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BabyGlucoLight Uses Diffuse Optics to Link Glucose Levels at Birth with Early Brain Development

Conference will begin: Tuesday, October 25, 2022
Presented by: Sabrina Brigadoi, University of Padova

Very preterm newborns are more susceptible to changes in glucose levels (hypo- or hyperglycemia) during the first weeks postpartum. Achieving optimal glycemic control in this population is, however, still challenging, since adequate target glucose levels are still debatable in the medical community. Previous studies demonstrated a link between glucose levels and brain oxygenation, hypothesizing the presence of a natural cerebral glucose sensor, and it can thus be inferred that glucose changes might affect the brain and brain development. But studies so far have not determined the direct effects of these glycemic changes on the preterm brain. The BabyGlucoLight project seeks to continuously monitor brain hemodynamics using diffuse optical tomography and monitor glucose levels using continuous glucose monitoring during the first week postpartum in very preterm babies and follow them up until 24 months of age. Brigadoi describes the theoretical background and the outline of the project and shows some preliminary results.


About the presenter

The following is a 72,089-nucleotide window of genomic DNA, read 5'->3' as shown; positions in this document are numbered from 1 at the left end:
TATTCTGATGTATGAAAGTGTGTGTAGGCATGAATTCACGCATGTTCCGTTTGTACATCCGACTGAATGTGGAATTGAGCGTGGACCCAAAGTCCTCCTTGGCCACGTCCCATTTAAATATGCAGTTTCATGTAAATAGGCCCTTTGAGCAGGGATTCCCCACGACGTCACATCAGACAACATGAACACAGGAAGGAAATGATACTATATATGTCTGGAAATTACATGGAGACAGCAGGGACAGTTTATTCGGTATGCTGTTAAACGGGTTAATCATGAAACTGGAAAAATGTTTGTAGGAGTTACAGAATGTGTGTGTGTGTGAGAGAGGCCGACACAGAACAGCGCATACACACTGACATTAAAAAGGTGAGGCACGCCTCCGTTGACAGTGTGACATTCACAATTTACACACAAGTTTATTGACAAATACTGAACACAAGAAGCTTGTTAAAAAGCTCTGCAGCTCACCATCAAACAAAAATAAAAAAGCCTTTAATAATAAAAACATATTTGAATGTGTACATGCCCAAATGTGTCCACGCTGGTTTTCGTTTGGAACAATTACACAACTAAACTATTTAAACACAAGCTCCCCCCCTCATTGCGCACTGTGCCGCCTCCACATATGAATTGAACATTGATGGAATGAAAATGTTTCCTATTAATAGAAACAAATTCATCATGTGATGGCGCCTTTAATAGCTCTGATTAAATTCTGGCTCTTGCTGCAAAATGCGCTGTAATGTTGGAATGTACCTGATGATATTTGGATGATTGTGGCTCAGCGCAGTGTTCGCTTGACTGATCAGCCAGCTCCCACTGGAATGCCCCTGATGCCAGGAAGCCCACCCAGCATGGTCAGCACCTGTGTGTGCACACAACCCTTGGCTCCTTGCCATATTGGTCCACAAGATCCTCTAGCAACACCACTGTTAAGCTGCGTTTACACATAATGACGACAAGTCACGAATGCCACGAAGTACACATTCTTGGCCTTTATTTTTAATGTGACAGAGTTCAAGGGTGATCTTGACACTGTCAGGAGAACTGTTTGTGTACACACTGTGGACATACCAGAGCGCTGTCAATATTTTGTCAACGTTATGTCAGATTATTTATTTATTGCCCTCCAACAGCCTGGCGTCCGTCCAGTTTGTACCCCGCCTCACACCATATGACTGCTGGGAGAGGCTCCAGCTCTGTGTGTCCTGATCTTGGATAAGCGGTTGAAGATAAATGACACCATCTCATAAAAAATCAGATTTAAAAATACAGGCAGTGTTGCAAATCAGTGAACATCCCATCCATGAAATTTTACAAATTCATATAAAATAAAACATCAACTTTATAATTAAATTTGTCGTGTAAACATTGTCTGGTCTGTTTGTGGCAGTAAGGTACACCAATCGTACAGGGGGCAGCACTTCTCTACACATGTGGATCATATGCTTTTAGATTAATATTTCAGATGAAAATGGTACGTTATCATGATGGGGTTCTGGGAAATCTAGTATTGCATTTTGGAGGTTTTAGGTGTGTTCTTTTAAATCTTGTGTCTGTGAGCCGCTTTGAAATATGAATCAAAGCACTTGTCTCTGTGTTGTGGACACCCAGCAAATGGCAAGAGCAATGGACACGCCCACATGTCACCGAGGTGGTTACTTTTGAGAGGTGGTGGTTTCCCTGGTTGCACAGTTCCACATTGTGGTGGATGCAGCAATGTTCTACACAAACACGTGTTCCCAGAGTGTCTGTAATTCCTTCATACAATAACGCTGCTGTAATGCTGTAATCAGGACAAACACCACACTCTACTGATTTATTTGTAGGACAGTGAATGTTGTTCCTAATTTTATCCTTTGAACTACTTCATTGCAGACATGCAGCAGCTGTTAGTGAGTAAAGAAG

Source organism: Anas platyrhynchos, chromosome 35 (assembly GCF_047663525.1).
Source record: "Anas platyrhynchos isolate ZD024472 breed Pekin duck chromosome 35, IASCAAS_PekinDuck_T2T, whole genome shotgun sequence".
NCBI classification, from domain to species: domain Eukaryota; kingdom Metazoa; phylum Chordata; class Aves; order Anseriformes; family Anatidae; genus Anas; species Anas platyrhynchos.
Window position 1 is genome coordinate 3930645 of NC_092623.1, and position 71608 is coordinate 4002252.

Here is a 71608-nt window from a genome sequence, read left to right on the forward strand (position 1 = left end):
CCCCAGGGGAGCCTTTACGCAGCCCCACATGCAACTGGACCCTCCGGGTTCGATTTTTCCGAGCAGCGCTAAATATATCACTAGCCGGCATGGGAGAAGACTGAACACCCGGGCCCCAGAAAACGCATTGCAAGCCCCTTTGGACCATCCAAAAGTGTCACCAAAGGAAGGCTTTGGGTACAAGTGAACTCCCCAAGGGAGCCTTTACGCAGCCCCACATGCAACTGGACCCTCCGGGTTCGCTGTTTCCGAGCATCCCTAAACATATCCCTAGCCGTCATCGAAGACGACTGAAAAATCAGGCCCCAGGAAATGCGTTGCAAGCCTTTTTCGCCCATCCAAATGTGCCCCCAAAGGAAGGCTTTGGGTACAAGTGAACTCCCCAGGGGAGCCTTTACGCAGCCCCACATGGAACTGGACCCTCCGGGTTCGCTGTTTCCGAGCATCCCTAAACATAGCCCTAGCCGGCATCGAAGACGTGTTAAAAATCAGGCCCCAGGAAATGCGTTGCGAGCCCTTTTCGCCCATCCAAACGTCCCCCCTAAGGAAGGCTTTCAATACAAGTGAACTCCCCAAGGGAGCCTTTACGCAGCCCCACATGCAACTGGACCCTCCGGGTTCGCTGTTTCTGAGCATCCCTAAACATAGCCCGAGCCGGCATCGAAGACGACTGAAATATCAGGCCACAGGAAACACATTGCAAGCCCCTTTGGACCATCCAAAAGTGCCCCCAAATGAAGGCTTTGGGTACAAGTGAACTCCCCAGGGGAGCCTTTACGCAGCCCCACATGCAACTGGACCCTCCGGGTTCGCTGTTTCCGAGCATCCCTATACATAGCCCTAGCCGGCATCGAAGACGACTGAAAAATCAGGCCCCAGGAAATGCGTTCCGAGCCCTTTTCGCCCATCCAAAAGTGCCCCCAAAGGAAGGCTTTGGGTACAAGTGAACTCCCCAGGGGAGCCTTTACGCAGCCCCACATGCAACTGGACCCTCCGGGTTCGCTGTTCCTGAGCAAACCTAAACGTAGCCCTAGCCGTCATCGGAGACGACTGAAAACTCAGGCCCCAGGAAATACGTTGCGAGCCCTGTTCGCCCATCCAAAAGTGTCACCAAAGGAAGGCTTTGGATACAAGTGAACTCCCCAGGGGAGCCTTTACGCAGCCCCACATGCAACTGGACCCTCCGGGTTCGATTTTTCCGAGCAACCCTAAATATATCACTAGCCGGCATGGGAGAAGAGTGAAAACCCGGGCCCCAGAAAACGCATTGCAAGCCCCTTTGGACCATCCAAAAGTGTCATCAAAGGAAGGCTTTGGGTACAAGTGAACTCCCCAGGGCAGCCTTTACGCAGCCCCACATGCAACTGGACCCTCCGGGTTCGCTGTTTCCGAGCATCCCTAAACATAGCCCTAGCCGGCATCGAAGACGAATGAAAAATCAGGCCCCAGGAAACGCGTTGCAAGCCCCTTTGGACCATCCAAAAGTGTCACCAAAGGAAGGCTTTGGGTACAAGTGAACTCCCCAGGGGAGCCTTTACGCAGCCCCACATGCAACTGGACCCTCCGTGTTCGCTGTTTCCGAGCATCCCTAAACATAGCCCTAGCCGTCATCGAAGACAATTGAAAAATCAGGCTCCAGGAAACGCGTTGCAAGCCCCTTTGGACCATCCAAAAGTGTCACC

Sabrina BrigadoiSabrina Brigadoi, Ph.D., is assistant professor at the Department of Developmental Psychology and Socialisation at the University of Padova. She received her master’s degree in bioengineering in 2010 and then her doctorate in psychological science in 2014, both from the University of Padova. During her doctoral studies, she visited both the Martinos Center for Biomedical Imaging in Boston and University College London (UCL), working on signal processing techniques and neonatal atlases for functional NIR spectroscopy (fNIRS) applications. She worked for one year as a research associate at UCL, before coming back to the University of Padova as a postdoctoral fellow, working on advancements in fNIRS and performing cognitive studies in infants and adults. In 2018, she won a starting grant from the University of Padova to study the relationship between glycemic changes and brain oxygenation changes in very preterm neonates, which was further funded by the Italian Ministry of Health. Brigadoi’s research activity covers a broad range of topics, both methodological and neuroscientific, most of them related to the development and application of optical techniques to study human brain development, brain functions, and its pathological alterations.







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